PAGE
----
Adjuvant Therapy

ADJUVANT THERAPIES 

Early melanoma that has not spread beyond the skin or nearby lymph nodes is usually treated with surgery. Adjuvant therapy is additional cancer treatment given after the primary treatment (surgery), to lower the risk that the cancer will come back. Stage III patients that have had surgery and are considered to have no further evidence of disease (fully resected), still may be at higher risk for recurrence of melanoma.

Adjuvant therapy or clinical trials are typically offered to stage III patients after they have had a complete surgical resection of their melanoma. Please consult with your medical team to determine current treatments or clinical trials available for stage III patients.

Adjuvant Therapies in Melanoma

Adjuvant Therapies in Melanoma –
A guide to navigate treatment options

Download your FREE patient guide for Adjuvant Therapy from Melanoma Network of Canada.
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Types of Adjuvant Therapy Treatments


Nivolumab (Opdivo) This is an immune checkpoint inhibitor that targets PD-1, a protein on immune system cells (called T cells) that normally help keep these cells from attacking other cells in the body. By blocking PD-1, this drug boosts the immune response against melanoma cells. This can often shrink tumours and help people live longer. Learn more about immunotherapies.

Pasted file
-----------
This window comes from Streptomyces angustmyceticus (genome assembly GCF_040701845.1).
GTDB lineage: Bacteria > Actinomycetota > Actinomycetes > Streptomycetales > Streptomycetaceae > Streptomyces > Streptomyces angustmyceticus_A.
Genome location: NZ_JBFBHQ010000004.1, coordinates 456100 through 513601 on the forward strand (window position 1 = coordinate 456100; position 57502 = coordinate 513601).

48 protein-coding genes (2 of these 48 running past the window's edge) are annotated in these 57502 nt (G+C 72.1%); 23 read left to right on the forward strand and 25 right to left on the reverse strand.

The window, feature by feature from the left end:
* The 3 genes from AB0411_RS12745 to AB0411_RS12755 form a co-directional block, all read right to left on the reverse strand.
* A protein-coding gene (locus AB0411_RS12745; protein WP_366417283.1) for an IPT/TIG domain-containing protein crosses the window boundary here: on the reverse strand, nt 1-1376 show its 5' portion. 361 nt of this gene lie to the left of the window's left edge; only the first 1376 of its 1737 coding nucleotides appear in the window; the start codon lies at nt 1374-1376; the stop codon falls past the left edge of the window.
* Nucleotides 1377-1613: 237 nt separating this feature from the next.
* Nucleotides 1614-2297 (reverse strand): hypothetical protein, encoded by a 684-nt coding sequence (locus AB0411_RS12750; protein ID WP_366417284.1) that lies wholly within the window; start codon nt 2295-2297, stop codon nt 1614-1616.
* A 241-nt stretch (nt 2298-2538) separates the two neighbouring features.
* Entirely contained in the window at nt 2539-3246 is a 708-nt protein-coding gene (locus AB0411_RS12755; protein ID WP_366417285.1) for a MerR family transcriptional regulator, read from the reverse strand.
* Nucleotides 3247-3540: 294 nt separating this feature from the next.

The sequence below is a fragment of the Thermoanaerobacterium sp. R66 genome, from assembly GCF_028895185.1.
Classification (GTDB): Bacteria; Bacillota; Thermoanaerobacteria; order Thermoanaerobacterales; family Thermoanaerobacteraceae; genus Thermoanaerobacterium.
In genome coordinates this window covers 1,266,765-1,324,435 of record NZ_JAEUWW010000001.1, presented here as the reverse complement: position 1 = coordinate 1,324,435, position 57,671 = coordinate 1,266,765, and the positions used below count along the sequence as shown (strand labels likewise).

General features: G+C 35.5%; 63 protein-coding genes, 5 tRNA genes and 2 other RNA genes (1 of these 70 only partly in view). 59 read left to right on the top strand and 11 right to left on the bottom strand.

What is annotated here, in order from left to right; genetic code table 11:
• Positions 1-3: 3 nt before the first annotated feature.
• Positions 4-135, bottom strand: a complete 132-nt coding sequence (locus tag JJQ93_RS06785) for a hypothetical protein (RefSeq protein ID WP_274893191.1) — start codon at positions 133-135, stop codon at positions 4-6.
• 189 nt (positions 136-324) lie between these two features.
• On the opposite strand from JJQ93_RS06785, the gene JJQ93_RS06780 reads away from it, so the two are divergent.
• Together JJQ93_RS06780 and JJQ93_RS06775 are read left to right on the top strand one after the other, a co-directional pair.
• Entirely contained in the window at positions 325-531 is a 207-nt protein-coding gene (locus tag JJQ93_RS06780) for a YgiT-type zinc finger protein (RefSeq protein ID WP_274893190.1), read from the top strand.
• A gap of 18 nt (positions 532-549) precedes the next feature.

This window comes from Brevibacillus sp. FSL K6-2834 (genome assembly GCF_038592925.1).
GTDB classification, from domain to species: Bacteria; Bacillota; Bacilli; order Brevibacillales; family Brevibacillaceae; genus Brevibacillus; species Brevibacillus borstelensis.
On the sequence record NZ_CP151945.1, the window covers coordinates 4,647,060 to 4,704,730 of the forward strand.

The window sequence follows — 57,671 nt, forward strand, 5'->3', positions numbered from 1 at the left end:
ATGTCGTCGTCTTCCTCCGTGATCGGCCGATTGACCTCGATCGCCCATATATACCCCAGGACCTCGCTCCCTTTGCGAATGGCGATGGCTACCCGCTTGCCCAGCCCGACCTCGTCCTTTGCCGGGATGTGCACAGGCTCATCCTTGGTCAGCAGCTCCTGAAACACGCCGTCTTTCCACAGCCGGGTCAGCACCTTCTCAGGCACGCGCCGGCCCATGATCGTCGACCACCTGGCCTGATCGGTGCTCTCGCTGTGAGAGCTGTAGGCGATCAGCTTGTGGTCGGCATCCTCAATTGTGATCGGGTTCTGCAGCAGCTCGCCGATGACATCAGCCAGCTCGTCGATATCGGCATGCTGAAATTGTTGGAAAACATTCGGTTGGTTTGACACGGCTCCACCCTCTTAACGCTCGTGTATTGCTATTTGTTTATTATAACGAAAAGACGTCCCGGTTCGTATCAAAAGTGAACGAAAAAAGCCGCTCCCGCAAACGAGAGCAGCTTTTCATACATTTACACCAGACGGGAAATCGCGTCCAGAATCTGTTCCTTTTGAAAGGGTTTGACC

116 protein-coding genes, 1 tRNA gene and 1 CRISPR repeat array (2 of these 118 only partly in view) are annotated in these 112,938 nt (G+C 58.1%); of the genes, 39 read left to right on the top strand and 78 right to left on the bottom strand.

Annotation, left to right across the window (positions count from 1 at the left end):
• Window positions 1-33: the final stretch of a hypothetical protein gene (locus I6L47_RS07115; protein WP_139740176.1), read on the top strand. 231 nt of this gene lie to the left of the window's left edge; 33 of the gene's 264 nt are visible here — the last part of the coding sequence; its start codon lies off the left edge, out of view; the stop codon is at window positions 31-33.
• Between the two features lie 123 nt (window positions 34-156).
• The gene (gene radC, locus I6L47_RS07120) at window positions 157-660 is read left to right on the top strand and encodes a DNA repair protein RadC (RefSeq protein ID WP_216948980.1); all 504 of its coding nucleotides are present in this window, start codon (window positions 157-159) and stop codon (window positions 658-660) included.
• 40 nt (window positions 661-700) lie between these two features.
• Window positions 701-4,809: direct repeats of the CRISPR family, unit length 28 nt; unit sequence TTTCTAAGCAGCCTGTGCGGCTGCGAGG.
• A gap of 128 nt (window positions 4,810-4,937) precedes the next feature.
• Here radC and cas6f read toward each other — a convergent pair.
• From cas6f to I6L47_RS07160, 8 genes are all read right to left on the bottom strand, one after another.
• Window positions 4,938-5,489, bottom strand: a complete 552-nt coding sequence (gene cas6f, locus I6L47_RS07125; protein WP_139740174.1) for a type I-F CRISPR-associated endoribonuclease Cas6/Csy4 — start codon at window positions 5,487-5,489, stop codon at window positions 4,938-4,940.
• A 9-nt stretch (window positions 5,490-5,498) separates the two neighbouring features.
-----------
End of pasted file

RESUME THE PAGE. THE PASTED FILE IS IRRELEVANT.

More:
Dabrafenib (Tafinlar) + trametinib (Mekinist) help prevent melanoma that has a certain type of abnormal “BRAF” gene from coming back after the cancer has been removed by surgery. Dabrafenib acts as an inhibitor of the BRAF protein and slows down or stops the growth of cancer cells while trametinib acts against the MEK protein. Both BRAF and MEK are key molecules that help regulate cell growth. A BRAF mutation signals cells, via MEK, to develop abnormally and divide out of control and grow into a melanoma tumour.  Learn more about targeted therapies.

Pembrolizumab (Keytruda) This drug is an immune checkpoint inhibitor that targets PD-1, a protein on immune system cells (called T cells), that normally helps keep these cells from attacking other cells in the body. By blocking PD-1, this drug boosts the immune response against melanoma cells. This can often shrink tumours and help people live longer.  Learn more about immunotherapies.

The Following adjuvant therapies have been approved for funding in Canada:

Article: Considerations for Adjuvant Therapy

If you or a loved one is considering adjuvant treatments here are some questions to consider.

Adjuvant Therapy Update

The latest informaiton on adjuvant therapies, presented live in Hamilton by Dr. Elaine McWhirter MD, MSc., FRCPC, Medical Oncologist, Juravinski Cancer Centre

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